I was listening to Al Kresta on Catholic radio on my way home today, and he was summarizing Cardinal Dolan's explanation of his decision to serve as Grand Marshal in New York's St. Patrick's Day Parade next March.
Kresta went down through the document, which is posted on the website of the Archdiocese of New York. He read from the following paragraph, which indicates the likely reason the Cardinal felt he had to offer some sort of explanation:
While a handful have been less than charitable in their reactions [probably an allusion to the blistering criticism by Michael Voris], I must admit that many of you have rather thoughtful reasons for criticizing the committee’s decision [to let self-identified "gays" and "lesbians" march under their own banners]: you observe that the former policy was fair; you worry that this is but another example of a capitulation to an “aggressive Gay agenda,” which still will not appease their demands; and you wonder if this could make people think the Church no longer has a clear teaching on the nature of human sexuality. [Deal W. Hudson's cautions about "blurring boundaries" come to mind here.]But then Kresta came to what he said was considered by the Cardinal to be the critically important issue on which his decision turned:
Thank you for letting me know of such concerns. I share some of them.
... the most important question I had to ask myself was this: does the new policy violate Catholic faith or morals? If it does, then the Committee has compromised the integrity of the Parade, and I must object and refuse to participate or support it.While this distinction between identity and behavior is widely parroted in some Catholic circles, it is clearly the lamest of lame pretext commonly embraced for doing nothing and simply going along to get along. The pretext is sometimes couched in terms of a distinction between same-sex acts (which are condemned as immoral) and same-sex dispositions (for which a person presumably cannot be culpable). What is almost never mentioned, however, is that same-sex dispositions themselves are also described by the Catechism as "intrinsically disordered" (CCC 2357-2359).
From my review, it does not. Catholic teaching is clear: “being Gay” is not a sin, nor contrary to God’s revealed morals. Homosexual actions are—as are any sexual relations outside of the lifelong, faithful, loving, lifegiving bond of a man and woman in marriage—a moral teaching grounded in the Bible, reflected in nature, and faithfully taught by the Church.
So, while actions are immoral, identity is not! In fact, as the Catechism of the Catholic Church reminds us, people with same-sex attraction are God’s children, deserving dignity and respect, never to be treated with discrimination or injustice.
To the point: the committee’s decision allows a group to publicize its identity, not promote actions contrary to the values of the Church that are such an essential part of Irish culture. I have been assured that the new group marching is not promoting an agenda contrary to Church teaching, but simply identifying themselves as “Gay people of Irish ancestry.”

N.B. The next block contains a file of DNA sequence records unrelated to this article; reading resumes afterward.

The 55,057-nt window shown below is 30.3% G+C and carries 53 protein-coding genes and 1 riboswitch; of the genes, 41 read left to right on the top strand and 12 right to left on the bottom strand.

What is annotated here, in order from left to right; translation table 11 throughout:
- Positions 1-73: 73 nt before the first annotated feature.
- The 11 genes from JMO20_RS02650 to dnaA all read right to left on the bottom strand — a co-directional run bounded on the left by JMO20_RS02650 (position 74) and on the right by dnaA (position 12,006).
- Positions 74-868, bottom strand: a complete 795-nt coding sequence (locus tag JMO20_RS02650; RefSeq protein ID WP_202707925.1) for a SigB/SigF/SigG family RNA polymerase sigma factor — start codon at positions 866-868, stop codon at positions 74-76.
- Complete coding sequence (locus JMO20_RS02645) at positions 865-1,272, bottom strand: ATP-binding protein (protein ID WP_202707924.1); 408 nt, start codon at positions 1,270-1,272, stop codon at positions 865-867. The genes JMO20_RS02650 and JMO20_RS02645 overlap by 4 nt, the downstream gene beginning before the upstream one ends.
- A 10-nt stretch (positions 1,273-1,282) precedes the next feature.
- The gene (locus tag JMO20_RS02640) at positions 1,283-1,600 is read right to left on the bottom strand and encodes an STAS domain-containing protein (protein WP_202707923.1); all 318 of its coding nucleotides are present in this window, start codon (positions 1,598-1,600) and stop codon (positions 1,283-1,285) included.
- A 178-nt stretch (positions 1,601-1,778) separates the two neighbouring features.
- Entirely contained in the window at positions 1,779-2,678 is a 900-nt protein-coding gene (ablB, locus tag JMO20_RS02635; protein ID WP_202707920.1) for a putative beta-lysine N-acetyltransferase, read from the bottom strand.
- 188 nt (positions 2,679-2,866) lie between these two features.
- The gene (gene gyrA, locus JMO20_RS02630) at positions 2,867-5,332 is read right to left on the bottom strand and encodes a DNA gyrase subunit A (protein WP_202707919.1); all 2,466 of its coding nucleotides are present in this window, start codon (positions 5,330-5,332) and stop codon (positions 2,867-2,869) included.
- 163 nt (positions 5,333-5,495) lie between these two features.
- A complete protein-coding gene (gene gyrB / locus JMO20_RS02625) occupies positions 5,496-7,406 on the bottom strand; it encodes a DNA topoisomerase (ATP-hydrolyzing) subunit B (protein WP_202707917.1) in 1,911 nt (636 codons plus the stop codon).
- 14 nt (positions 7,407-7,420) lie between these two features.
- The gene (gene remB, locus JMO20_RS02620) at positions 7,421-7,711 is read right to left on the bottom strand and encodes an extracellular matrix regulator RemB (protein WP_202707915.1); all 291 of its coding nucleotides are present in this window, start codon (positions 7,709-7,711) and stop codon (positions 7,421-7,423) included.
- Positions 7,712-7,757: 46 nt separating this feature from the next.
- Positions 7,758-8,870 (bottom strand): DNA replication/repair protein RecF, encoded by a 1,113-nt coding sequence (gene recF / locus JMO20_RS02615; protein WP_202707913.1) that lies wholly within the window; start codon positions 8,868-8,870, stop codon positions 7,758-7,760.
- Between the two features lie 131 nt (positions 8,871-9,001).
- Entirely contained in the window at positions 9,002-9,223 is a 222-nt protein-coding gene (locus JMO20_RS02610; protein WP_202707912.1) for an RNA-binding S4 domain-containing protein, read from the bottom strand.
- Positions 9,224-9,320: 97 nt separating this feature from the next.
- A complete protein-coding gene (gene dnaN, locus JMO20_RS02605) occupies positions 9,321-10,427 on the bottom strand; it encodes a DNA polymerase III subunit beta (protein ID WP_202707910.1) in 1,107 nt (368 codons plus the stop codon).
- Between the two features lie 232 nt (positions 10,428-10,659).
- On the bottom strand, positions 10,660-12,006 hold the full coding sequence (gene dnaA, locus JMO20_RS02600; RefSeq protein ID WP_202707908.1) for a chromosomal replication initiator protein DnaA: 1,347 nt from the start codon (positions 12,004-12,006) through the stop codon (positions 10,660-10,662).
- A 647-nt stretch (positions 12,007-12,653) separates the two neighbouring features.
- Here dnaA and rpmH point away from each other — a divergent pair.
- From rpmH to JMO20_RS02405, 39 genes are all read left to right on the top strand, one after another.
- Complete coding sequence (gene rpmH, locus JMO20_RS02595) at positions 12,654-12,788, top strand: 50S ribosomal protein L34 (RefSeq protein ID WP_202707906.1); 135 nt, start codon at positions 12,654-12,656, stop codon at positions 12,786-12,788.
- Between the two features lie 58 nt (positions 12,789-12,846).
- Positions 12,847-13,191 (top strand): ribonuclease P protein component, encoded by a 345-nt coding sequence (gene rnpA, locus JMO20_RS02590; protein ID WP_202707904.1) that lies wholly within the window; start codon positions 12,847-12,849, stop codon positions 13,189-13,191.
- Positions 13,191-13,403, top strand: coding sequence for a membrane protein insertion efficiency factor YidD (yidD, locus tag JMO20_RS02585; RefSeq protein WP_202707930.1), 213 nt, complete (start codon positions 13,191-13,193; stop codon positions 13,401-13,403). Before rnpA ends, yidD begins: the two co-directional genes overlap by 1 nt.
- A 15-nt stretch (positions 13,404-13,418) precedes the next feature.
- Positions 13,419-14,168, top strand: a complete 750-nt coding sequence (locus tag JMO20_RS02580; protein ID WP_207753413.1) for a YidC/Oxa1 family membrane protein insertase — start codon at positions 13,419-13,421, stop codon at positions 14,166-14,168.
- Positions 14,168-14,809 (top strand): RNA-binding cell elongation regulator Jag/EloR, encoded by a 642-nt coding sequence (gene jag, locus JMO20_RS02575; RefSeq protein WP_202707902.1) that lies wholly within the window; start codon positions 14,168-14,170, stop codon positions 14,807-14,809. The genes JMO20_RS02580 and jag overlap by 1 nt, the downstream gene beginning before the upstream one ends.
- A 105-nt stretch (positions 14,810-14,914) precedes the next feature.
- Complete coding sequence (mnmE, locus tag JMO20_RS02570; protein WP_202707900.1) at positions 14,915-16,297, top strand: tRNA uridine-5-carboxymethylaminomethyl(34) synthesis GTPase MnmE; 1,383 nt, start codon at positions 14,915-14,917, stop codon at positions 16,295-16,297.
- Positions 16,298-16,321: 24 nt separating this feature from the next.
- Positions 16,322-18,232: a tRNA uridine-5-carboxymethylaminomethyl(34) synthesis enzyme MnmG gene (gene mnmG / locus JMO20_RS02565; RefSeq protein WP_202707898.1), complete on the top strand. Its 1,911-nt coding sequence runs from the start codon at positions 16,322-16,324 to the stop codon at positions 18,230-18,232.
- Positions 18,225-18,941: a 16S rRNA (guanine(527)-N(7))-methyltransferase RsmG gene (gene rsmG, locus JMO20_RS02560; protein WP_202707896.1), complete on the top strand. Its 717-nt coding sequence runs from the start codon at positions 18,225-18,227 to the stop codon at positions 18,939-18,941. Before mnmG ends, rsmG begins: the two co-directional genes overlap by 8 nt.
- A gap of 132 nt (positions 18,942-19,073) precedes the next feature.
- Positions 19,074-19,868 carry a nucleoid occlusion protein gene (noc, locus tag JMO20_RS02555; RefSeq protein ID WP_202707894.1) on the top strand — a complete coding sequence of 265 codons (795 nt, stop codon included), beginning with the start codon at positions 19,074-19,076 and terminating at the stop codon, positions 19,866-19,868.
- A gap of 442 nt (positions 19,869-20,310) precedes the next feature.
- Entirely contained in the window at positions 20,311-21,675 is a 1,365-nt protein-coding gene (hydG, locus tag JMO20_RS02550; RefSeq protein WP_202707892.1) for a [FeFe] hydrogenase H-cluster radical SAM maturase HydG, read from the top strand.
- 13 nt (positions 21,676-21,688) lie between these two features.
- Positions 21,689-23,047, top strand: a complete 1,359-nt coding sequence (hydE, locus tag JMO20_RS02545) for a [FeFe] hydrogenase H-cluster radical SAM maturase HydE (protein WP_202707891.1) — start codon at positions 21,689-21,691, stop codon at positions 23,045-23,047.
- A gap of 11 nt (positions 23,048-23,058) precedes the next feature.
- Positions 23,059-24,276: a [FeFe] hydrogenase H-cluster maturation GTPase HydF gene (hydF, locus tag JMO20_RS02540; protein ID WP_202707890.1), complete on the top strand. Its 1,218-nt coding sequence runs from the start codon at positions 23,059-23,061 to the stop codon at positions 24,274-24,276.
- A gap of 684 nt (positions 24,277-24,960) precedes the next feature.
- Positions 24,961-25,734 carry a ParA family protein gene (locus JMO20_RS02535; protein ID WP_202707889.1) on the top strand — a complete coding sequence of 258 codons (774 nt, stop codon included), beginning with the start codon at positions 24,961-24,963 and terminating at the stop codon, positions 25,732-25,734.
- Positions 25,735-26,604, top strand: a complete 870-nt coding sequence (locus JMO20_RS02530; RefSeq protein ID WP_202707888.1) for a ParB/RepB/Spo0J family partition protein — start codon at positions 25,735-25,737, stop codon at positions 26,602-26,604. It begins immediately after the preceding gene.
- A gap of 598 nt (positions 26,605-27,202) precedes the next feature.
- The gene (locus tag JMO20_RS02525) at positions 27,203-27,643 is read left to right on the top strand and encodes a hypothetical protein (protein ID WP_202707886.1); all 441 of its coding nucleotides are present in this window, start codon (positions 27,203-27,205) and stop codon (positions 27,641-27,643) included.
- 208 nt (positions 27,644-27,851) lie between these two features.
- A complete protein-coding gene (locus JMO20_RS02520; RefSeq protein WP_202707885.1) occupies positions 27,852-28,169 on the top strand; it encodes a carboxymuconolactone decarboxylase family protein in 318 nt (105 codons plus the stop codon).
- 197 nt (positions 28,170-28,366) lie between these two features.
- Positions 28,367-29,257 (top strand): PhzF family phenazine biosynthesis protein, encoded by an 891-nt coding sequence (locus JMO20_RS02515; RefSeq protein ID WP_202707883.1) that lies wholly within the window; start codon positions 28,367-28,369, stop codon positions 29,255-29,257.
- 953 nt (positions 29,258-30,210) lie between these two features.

Further, Catholics who have thought long and hard about this issue have insisted that there is no ontological or anthropological basis for any supposed "personal identity" as "gay" or "lesbian." Individuals with same-sex attraction are just human beings like anyone else, called to chastity like anyone else, and the notion that they would wish (or be permitted to) celebrate their putative "identity" as "gays" and "lesbians" is no less bizarre than allowing incorrigible Irish alcoholics celebrate their "identity" as "tipplers," "boozers," and "drunks."
What person in his right mind is going to believe for a nanosecond that a bevy of prancing self-identified "gays" and "lesbians" are not promoting actions contrary to the Catholic teaching? If those who are saddled with (or who have helped to saddled themselves with) same-sex attraction are called to chastity, as the Church teaches, then they should be walking in a spirit of penance in sack cloth and ashes and asking for the Church's prayers. Catholic compassion, in this instance, should not consist in condoning the celebration of disordered dispositions stemming from our fallen nature, but in letting such individuals know that they are not alone, that all of us suffer from a fallen nature and have our spiritual battles against temptations that we must fight together. On this issue, nobody strikes the proper balance more clearly that Michael Voris in "Catholic & Homosexual" (Vortex, 2010).
The Cardinal Archbishop of New York has made his "prudential judgment" and offered his explanation for his decision to serve as the Grand Marshal of the St. Patrick's Day parade. Al Kresta, Deal Hudson, Michael Voris, and many others have voiced their concerns and criticisms of his decision, asking whether it was so "prudent" after all. I share many of their concerns.
Those suffering from the disorders of same-sex attraction deserve the genuine compassion of spiritual works of mercy in the form of respectful clarity about their condition and the hope the Church offers through the mercy and grace of God -- a hope to which all of us should look for our fallen and sinful condition.